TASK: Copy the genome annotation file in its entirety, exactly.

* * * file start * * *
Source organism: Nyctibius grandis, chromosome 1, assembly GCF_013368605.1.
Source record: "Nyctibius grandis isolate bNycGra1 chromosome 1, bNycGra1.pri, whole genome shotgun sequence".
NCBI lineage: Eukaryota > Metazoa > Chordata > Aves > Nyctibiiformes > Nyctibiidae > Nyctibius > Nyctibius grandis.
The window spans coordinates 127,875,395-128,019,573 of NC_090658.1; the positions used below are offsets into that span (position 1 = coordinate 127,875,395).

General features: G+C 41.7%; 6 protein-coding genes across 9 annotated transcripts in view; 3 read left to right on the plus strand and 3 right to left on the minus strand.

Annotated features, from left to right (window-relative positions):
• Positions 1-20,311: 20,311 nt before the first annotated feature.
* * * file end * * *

Source organism: Nyctibius grandis, chromosome 1, assembly GCF_013368605.1.
Source record: "Nyctibius grandis isolate bNycGra1 chromosome 1, bNycGra1.pri, whole genome shotgun sequence".
NCBI lineage: Eukaryota > Metazoa > Chordata > Aves > Nyctibiiformes > Nyctibiidae > Nyctibius > Nyctibius grandis.
The window spans coordinates 127,875,395-128,019,573 of NC_090658.1; the positions used below are offsets into that span (position 1 = coordinate 127,875,395).

General features: G+C 41.7%; 6 protein-coding genes across 9 annotated transcripts in view; 3 read left to right on the plus strand and 3 right to left on the minus strand.

Annotated features, from left to right (window-relative positions):
• Positions 1-20,311: 20,311 nt before the first annotated feature.